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Protect pivotal climate elements as planetary common goods

Protect pivotal climate elements as planetary common goods

A healthy Greenland ice sheet, tropical rainforests and permafrost in cold regions are essential to the Earth's habitability. Therefore, it should be legally protected as a “planetary common good” and managed supra-regionally, explains an international team of experts with Austrian participation. This would enable “earth system functions” that are essential for effective climate protection. The study was published in the scientific journal PNAS.

Currently, there are legally established “global commons” such as the high seas, outer space, Antarctica, and the Earth’s atmosphere. They lie outside sovereign claims, meaning no country can get rid of them. “All states and peoples have a common interest in protecting and managing it effectively for the benefit of all,” law, policy and land scholars led by Johan Rockström of the University of Potsdam (Germany) explained in a press release. This should also apply to “vital biophysical systems that regulate resilience, condition and thus the quality of life on Earth,” according to the experts.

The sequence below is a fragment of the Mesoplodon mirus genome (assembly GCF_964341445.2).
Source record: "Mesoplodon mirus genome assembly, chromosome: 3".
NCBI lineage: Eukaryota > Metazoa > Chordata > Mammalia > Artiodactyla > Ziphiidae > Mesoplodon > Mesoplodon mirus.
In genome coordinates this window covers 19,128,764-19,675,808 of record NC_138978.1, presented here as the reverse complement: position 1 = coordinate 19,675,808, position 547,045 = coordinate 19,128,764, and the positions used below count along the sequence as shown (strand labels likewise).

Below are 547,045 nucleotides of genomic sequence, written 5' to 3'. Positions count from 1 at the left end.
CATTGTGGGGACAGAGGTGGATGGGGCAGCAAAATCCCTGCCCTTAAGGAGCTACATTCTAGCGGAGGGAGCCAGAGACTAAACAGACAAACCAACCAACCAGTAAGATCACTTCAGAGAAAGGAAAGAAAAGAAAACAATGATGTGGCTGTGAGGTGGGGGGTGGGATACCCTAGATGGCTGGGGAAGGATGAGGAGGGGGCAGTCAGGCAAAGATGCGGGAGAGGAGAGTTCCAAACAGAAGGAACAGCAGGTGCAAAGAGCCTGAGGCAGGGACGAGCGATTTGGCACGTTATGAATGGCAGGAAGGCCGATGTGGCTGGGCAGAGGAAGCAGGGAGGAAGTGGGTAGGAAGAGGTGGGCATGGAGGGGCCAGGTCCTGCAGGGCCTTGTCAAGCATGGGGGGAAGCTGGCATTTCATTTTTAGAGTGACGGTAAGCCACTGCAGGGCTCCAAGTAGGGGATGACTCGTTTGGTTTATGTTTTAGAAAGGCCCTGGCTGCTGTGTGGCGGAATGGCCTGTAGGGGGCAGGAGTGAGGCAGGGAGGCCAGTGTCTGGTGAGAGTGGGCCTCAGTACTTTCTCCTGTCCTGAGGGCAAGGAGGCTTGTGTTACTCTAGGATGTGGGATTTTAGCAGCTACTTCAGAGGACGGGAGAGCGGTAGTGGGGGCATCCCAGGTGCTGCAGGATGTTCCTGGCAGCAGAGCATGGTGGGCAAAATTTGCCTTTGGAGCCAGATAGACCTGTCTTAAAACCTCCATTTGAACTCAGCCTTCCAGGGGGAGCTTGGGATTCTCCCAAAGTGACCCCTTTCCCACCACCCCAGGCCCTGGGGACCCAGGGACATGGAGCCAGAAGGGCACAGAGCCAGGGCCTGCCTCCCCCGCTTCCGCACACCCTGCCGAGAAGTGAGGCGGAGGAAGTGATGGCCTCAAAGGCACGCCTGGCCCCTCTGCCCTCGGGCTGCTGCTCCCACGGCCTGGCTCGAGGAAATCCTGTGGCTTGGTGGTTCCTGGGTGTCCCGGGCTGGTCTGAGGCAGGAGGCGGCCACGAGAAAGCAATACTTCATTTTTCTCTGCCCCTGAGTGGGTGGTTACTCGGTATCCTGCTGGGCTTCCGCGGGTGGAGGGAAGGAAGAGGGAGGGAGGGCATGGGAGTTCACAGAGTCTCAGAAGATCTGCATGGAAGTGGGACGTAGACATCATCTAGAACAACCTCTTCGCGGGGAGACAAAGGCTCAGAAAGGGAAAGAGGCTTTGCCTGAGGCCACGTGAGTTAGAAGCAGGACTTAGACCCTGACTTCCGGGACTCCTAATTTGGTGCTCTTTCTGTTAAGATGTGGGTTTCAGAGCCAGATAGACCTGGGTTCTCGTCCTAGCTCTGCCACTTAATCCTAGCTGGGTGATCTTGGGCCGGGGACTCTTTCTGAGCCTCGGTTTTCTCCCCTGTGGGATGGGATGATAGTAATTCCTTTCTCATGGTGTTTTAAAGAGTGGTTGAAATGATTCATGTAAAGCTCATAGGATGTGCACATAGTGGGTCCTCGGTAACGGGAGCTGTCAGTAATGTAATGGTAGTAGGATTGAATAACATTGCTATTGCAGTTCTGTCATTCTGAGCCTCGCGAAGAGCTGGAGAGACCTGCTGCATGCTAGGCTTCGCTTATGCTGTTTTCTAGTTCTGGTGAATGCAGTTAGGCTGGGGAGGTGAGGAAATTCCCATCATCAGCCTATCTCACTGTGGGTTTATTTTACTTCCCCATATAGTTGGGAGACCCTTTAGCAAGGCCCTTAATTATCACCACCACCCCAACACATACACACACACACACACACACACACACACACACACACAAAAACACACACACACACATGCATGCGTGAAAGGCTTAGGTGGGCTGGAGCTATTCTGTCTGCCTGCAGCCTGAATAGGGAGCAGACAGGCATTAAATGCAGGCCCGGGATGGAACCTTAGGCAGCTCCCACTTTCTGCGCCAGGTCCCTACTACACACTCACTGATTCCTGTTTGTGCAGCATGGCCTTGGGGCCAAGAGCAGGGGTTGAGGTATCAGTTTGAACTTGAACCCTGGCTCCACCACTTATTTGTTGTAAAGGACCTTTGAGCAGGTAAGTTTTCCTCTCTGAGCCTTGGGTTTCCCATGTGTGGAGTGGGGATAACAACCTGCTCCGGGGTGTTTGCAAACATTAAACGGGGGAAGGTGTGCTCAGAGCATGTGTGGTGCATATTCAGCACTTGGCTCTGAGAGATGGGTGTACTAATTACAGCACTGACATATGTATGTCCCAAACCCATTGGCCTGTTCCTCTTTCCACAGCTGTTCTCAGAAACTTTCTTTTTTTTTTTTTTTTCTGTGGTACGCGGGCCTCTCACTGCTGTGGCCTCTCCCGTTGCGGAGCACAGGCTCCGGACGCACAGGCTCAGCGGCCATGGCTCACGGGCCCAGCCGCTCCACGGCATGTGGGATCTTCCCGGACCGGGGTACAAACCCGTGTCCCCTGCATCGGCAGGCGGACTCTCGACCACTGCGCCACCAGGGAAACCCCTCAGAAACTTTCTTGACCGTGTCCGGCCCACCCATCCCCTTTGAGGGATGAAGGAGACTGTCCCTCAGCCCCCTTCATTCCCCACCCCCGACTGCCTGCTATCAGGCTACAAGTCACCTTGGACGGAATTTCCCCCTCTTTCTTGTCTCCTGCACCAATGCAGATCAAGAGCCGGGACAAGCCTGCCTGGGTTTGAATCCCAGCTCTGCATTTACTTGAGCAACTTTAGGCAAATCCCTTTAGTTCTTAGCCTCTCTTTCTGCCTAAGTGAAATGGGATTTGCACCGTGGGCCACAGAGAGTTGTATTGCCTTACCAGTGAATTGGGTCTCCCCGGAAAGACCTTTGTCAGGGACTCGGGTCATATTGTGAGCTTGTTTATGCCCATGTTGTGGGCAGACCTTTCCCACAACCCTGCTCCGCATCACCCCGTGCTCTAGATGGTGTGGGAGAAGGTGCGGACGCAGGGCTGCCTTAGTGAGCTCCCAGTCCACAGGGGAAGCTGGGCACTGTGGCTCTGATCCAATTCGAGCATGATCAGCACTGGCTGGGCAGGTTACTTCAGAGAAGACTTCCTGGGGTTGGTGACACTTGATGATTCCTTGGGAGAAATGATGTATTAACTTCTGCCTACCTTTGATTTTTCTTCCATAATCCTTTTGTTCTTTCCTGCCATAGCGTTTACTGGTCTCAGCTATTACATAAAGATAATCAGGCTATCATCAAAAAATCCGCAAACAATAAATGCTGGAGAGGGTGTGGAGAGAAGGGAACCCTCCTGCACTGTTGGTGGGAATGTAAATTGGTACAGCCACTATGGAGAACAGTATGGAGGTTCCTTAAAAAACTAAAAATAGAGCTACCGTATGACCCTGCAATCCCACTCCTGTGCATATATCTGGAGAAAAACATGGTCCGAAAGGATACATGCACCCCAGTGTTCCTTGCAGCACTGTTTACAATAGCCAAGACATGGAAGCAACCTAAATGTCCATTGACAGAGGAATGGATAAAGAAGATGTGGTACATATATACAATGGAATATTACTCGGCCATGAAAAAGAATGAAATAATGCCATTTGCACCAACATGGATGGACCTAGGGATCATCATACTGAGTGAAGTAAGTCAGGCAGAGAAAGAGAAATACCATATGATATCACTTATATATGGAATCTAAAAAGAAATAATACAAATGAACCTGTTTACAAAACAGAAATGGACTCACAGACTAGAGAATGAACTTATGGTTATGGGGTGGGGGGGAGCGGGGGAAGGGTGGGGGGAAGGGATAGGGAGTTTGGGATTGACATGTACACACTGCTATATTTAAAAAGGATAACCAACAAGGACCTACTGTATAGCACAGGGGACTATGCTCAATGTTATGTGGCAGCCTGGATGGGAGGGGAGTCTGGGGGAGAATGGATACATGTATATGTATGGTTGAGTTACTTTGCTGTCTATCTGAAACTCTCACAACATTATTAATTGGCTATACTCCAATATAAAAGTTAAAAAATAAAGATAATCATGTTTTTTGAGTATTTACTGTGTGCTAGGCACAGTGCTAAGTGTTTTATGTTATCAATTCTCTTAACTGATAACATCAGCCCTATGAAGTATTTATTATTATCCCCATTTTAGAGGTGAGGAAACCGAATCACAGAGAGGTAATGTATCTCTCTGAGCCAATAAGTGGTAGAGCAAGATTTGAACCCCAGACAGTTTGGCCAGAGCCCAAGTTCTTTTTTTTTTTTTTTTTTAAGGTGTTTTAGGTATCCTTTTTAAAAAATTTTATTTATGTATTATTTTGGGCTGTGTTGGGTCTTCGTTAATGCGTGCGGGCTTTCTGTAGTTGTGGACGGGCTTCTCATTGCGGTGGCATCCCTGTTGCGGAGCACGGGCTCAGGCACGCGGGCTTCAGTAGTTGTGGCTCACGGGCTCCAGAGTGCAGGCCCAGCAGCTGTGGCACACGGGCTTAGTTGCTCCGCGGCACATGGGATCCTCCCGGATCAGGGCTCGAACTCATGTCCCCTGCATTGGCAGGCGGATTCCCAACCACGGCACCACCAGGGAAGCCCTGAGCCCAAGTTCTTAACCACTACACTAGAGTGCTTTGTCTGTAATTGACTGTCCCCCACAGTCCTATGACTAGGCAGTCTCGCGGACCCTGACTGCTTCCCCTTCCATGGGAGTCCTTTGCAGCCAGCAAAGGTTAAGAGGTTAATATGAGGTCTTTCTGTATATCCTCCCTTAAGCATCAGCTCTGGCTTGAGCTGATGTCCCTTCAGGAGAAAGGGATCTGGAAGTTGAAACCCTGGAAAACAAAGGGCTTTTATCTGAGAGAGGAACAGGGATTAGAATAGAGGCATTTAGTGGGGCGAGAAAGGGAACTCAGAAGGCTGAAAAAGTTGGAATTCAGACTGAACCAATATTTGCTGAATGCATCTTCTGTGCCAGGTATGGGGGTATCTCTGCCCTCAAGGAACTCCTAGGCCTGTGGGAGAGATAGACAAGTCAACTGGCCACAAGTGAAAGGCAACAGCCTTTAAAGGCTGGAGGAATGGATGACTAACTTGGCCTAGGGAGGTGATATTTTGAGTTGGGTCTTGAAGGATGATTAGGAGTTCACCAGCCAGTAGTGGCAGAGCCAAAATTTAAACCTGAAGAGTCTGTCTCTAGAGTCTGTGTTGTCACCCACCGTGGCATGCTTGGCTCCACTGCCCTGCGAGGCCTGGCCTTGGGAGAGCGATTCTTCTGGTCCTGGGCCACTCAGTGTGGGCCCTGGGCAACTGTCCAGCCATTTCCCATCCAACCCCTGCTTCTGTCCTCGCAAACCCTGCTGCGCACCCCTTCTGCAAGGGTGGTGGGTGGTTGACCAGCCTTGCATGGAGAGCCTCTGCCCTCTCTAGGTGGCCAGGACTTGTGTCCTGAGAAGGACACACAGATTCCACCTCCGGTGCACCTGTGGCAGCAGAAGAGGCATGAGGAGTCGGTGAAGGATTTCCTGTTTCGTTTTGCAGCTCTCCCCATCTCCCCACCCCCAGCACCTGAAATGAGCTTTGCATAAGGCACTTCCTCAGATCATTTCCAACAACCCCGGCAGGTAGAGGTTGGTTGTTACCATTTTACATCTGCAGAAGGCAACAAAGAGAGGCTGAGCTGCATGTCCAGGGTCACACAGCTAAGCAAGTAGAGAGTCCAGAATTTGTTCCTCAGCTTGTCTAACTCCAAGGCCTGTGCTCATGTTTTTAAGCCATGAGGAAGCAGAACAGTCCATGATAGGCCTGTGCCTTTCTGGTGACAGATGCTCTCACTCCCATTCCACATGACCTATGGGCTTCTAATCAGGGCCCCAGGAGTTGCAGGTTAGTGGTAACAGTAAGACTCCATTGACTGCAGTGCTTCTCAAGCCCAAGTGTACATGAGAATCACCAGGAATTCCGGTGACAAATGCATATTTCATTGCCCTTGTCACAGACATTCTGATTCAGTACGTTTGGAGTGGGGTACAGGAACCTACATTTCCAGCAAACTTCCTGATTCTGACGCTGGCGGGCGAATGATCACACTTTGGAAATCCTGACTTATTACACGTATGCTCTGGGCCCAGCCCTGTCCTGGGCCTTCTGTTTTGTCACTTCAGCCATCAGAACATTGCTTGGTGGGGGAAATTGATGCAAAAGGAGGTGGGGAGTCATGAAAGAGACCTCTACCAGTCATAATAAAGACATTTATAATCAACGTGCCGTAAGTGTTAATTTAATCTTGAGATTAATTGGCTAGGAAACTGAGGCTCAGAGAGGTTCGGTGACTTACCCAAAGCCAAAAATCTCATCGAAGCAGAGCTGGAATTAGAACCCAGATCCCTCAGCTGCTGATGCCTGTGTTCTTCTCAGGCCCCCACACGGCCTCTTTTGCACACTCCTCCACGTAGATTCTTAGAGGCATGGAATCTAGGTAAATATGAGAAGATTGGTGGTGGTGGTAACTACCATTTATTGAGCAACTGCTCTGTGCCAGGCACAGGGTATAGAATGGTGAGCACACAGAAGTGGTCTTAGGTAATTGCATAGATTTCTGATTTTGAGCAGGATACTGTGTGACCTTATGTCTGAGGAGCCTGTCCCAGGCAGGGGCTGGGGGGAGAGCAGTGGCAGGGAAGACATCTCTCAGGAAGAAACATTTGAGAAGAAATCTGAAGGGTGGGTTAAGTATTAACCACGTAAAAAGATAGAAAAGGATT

They wrote that changes in “elements of the Earth system” such as the Amazon rainforest, ice sheets, Greenland glaciers, permafrost, monsoons, and ocean currents in the North Atlantic affect people around the world. “They should be viewed as a planetary commons entrusted to the world and thus requiring shared and coordinated control,” Rockström said.

“The Earth’s vital regulatory systems are now under pressure from human activities to an unprecedented extent,” explained the researchers, who also include Nebojsa Naksinovic from the International Institute for Applied Systems Analysis (IIASA) in Laxenburg (Lower Austria) and Vienna. “Our current global environmental law is not sufficient to ensure that planetary boundaries are not exceeded,” the University of Technology heard. Therefore, there is “an urgent need for planetary commons as a new legal and governance approach that can more effectively protect vital Earth system functions,” they say.

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